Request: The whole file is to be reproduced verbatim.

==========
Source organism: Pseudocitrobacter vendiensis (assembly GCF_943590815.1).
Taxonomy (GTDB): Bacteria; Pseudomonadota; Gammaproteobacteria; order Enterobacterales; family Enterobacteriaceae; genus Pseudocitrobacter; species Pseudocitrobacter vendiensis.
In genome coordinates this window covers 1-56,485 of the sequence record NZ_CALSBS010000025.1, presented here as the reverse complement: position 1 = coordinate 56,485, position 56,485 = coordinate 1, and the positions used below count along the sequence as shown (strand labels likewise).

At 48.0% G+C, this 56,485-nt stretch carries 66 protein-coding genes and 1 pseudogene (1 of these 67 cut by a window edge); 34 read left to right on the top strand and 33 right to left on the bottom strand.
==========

Source organism: Pseudocitrobacter vendiensis (assembly GCF_943590815.1).
Taxonomy (GTDB): Bacteria; Pseudomonadota; Gammaproteobacteria; order Enterobacterales; family Enterobacteriaceae; genus Pseudocitrobacter; species Pseudocitrobacter vendiensis.
In genome coordinates this window covers 1-56,485 of the sequence record NZ_CALSBS010000025.1, presented here as the reverse complement: position 1 = coordinate 56,485, position 56,485 = coordinate 1, and the positions used below count along the sequence as shown (strand labels likewise).

At 48.0% G+C, this 56,485-nt stretch carries 66 protein-coding genes and 1 pseudogene (1 of these 67 cut by a window edge); 34 read left to right on the top strand and 33 right to left on the bottom strand.